For the last year or two, it's been fairly easy for the naysayers to continually predict the imminent demise of Facebook. The latest rants focus on the alleged slippage in the sharing by FB users of their "personal" news and details. For me, even if true, this falls somewhere between "who really cares anyway?" and "TMI" to begin with. There's plenty of this kind of crap to go around and we should all actually be grateful to hear that the over-sharing is abating even if Kayne and the Kardashians are still killing us with just their shameless alliteration alone.
As far as I can see in terms of actual metrics, the FB juggernaut continues forward, notwithstanding some bumps and a few false starts (to wit: even with 1.5 billion requests a day, search on Facebook continues to be, at best, a work in progress). Given the aggressive, but forgiving, culture that Zuck and Sheryl have built, the setbacks are treated not as catastrophes or career-enders as they might be at Amazon, but simply as the likely results and costs of the typical trials and tribulations of building any new business.
After a dozen years, Facebook isn't exactly new, but it has managed, to an amazing extent given its rapid growth, to preserve an everyday culture of constant innovation and experimentation that's virtually non-existent in companies its size. If we all knew in advance how these kinds of constant tests and experiments were going to turn out, we wouldn't need to try them in the first place. But at FB, the code is never set in concrete and it's ever-changing. There's no such thing as business as usual. And while it clearly helps to be brilliant; it's far more important to be fearless.
And, in terms of the stock market, the bears and the shorts haven't really been any more successful in laying a glove on the continued, consistent rise in the company's stock price. Downticks in FB's stock for Q1 were almost non-existent. All this talk about Facebook being a voracious vampire that needs a stake through its heart before it ruins all of our lives and poisons the minds of our children is just junk. The professional pundits are finding that attacking Facebook is just about as hard and as sloppy as trying to nail JELL-O to a tree.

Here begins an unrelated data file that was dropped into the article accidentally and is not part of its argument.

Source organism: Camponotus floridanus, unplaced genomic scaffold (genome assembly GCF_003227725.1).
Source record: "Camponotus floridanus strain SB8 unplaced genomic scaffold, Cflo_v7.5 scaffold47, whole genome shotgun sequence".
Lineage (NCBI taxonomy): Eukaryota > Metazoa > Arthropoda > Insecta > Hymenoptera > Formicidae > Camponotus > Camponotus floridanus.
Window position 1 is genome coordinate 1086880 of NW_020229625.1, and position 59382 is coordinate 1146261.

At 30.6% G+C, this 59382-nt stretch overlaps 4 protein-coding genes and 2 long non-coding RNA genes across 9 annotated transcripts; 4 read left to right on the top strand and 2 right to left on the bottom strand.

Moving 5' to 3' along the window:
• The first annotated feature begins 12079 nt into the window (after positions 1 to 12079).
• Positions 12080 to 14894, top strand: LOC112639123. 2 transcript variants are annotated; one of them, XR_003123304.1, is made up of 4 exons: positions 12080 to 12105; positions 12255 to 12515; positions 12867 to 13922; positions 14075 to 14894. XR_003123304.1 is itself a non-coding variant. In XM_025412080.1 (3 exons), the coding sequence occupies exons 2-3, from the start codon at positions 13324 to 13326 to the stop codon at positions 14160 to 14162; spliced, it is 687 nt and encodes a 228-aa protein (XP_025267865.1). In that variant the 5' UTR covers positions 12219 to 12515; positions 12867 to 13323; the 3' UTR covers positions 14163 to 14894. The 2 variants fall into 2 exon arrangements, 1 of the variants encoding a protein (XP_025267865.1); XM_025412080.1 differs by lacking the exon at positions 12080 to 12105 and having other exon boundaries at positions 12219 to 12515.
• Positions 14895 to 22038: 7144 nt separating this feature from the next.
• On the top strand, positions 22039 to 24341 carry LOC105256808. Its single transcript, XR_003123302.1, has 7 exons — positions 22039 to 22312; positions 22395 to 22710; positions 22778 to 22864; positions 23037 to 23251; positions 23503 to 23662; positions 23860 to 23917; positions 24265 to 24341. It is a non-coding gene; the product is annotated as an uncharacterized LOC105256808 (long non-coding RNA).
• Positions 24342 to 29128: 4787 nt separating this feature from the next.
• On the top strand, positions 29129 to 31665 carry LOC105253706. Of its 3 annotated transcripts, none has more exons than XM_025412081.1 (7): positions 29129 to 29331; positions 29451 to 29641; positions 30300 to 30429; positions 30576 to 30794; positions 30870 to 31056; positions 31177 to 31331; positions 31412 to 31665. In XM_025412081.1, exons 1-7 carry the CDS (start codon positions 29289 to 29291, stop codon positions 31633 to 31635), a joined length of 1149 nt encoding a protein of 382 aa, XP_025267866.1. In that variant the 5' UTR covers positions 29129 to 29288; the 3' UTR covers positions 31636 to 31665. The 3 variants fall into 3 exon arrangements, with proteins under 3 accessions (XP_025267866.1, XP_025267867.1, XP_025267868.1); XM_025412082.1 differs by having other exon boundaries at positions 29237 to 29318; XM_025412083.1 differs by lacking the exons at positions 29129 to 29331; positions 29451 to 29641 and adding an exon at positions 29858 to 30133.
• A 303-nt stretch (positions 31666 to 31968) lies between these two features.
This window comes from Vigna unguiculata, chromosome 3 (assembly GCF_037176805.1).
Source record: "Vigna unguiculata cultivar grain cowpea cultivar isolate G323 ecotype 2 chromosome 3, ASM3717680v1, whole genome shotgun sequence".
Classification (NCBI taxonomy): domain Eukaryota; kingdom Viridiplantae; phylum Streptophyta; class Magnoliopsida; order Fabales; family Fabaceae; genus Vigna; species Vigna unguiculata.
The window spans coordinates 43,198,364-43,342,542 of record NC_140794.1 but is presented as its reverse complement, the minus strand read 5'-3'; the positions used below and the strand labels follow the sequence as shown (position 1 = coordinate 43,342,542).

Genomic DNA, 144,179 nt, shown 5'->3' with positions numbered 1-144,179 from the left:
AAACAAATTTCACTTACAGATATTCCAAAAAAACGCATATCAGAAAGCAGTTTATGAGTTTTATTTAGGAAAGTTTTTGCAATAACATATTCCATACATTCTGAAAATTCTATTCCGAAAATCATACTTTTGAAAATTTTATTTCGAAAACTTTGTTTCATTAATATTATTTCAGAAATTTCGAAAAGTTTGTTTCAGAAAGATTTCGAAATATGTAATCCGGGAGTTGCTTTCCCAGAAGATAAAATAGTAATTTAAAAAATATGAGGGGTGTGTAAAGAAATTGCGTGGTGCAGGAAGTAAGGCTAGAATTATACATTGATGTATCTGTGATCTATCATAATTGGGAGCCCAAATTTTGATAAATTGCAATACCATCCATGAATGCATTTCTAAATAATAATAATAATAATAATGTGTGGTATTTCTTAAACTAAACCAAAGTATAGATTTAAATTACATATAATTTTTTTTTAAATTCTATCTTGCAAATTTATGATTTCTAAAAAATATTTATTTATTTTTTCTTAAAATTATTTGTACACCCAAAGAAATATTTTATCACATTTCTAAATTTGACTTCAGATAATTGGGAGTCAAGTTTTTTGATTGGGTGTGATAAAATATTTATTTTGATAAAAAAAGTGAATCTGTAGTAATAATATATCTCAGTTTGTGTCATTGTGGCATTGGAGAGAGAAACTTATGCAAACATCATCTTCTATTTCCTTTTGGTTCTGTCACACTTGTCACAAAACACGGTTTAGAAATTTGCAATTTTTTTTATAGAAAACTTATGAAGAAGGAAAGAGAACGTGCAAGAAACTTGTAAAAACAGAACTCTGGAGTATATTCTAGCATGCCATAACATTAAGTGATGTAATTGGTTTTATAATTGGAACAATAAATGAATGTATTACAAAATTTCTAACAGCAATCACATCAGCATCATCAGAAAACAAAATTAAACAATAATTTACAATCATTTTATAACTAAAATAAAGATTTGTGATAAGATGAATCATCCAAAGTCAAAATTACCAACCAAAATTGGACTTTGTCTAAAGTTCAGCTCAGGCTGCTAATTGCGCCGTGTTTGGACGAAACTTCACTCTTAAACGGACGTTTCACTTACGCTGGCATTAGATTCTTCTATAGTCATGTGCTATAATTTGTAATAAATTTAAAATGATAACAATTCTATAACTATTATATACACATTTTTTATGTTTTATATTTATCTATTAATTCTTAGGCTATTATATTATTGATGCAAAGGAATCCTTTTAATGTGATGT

The reasons that we're regularly offered for the impending FB disaster come in three flavors:
(1) The kids no longer think FB is cool and are rapidly moving in large numbers to the hottest new app or service-;whatever that might be. Well, that simply isn't happening because, apart from Snapchat (to a degree) there's really not a lot of other places to go for all the functionality of Facebook. And God forbid, your friends might not even follow you there. New sharing services continue to come and go and their numbers never remotely resemble the reality of Facebook's size and scale. As an example, and to almost no one's surprise (except maybe Marissa Mayer's), Tumblr isn't that destination although not too very long ago it was being touted as the next big thing, so the morons at Yahoo quickly paid a bundle for a bunch of ad-free nothing.
(2) Facebook is fast becoming a "business" (Surprise!) and that can't be good for its model because it's not hip to be perceived as trying to make money as opposed to being mainly mission-driven. This is just another version of the "kids will be kids" BS. The people who matter have always known that, social aside, Facebook has been in the performance marketing business since the start and is now demonstrably the absolute best in that business-- bar none. Google's grasp, on the other hand, continues to slip as more and more of the action on the web has less and less to do with websites and everything to do with apps. If you can't see into the silos, you can't show me where to sell my stuff. And don't even get me started on the growing threat of ad-blocking apps that are impressively effective against browser-based ad targeting and virtually useless to date against ads served within apps.